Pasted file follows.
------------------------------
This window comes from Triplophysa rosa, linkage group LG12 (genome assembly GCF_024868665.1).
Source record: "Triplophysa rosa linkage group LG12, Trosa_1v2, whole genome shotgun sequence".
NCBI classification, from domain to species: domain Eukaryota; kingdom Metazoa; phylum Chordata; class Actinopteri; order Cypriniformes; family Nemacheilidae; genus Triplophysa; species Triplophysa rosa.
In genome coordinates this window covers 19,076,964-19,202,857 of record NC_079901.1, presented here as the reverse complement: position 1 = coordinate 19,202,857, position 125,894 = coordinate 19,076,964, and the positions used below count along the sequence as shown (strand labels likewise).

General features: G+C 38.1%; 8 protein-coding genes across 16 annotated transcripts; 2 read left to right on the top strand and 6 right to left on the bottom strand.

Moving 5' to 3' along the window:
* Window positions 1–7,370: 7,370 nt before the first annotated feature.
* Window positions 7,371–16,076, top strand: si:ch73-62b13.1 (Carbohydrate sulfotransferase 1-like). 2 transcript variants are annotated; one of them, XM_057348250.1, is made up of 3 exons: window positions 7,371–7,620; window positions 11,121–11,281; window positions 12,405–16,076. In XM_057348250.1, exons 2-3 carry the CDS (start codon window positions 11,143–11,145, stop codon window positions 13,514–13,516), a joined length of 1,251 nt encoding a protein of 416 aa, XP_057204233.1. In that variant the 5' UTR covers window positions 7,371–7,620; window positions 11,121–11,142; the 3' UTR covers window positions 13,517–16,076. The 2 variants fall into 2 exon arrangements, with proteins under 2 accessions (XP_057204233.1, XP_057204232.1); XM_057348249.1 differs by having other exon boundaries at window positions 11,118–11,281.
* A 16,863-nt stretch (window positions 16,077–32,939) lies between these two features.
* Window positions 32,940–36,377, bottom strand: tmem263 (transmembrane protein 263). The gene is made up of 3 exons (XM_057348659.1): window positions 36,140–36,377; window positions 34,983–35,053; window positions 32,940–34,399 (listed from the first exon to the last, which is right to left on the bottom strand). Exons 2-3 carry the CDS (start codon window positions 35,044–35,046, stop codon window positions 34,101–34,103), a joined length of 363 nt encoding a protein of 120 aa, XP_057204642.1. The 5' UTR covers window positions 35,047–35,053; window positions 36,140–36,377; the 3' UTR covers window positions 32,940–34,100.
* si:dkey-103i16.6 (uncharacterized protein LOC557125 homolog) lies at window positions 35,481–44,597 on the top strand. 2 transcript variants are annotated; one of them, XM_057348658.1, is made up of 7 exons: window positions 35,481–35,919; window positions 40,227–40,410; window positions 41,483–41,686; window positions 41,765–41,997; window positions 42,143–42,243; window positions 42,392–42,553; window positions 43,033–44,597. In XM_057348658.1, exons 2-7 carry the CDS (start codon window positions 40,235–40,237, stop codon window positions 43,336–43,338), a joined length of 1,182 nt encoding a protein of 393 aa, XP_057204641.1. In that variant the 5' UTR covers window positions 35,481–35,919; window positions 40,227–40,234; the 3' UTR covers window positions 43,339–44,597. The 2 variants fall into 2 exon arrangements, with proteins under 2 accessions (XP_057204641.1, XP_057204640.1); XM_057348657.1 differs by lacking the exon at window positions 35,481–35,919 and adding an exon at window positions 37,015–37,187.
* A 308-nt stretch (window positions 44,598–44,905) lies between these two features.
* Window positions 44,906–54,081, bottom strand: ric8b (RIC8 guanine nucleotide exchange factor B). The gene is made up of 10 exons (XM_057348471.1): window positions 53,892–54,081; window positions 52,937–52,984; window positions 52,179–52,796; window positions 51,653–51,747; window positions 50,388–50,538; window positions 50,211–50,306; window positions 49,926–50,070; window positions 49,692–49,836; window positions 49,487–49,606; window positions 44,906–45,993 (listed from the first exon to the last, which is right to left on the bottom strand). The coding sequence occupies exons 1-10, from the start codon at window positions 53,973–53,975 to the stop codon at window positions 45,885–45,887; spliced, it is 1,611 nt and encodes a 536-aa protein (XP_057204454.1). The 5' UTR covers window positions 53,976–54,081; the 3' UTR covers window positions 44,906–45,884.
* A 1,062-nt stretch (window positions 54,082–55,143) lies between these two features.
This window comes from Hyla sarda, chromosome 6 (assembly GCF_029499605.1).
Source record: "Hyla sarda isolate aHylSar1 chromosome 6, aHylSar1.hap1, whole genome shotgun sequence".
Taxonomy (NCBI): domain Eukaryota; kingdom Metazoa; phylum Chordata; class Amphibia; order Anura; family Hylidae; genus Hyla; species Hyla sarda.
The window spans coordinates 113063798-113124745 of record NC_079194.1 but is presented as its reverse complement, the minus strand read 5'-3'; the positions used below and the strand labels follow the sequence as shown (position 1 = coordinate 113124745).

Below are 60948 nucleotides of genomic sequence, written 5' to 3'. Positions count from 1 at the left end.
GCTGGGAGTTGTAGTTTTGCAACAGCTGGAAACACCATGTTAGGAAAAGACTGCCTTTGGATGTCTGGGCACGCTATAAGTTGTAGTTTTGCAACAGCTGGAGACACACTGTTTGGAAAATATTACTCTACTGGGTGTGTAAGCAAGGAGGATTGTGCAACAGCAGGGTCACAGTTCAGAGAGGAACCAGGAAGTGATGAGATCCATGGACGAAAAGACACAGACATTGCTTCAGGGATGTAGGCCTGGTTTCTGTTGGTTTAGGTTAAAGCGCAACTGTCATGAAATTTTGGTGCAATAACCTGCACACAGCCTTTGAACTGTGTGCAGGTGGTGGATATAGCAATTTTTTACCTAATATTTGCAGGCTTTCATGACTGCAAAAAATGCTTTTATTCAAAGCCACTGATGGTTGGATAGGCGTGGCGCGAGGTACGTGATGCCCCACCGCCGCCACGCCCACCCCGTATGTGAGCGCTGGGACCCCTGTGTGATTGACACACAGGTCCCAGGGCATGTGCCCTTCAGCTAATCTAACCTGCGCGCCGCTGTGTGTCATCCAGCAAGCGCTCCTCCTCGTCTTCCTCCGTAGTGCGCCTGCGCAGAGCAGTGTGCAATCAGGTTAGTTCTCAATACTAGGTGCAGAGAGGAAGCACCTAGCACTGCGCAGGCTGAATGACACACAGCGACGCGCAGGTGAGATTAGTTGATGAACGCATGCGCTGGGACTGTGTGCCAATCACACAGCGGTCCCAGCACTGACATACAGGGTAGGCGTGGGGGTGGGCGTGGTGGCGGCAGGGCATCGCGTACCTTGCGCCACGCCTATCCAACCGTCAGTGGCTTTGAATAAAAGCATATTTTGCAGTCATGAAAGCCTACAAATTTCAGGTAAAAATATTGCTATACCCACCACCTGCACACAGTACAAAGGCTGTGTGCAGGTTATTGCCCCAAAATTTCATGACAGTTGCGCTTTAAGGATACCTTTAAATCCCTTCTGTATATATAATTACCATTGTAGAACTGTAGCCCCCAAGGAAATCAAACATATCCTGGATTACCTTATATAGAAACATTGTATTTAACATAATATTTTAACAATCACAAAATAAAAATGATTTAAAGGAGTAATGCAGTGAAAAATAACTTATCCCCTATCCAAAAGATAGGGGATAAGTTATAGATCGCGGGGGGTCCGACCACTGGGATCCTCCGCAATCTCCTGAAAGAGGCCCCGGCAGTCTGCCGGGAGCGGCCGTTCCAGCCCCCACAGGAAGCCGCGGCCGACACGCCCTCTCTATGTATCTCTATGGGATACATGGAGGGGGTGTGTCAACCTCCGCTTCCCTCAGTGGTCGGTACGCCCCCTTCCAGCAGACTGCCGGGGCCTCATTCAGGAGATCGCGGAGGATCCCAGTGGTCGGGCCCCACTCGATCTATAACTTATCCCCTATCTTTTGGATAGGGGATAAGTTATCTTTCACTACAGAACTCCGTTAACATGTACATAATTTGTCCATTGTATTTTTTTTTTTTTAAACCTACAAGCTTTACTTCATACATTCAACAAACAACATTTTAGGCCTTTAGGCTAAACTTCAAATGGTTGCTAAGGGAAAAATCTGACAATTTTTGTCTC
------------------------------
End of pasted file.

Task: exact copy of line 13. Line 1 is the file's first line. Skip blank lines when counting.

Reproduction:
* Window positions 44,906–54,081, bottom strand: ric8b (RIC8 guanine nucleotide exchange factor B). The gene is made up of 10 exons (XM_057348471.1): window positions 53,892–54,081; window positions 52,937–52,984; window positions 52,179–52,796; window positions 51,653–51,747; window positions 50,388–50,538; window positions 50,211–50,306; window positions 49,926–50,070; window positions 49,692–49,836; window positions 49,487–49,606; window positions 44,906–45,993 (listed from the first exon to the last, which is right to left on the bottom strand). The coding sequence occupies exons 1-10, from the start codon at window positions 53,973–53,975 to the stop codon at window positions 45,885–45,887; spliced, it is 1,611 nt and encodes a 536-aa protein (XP_057204454.1). The 5' UTR covers window positions 53,976–54,081; the 3' UTR covers window positions 44,906–45,884.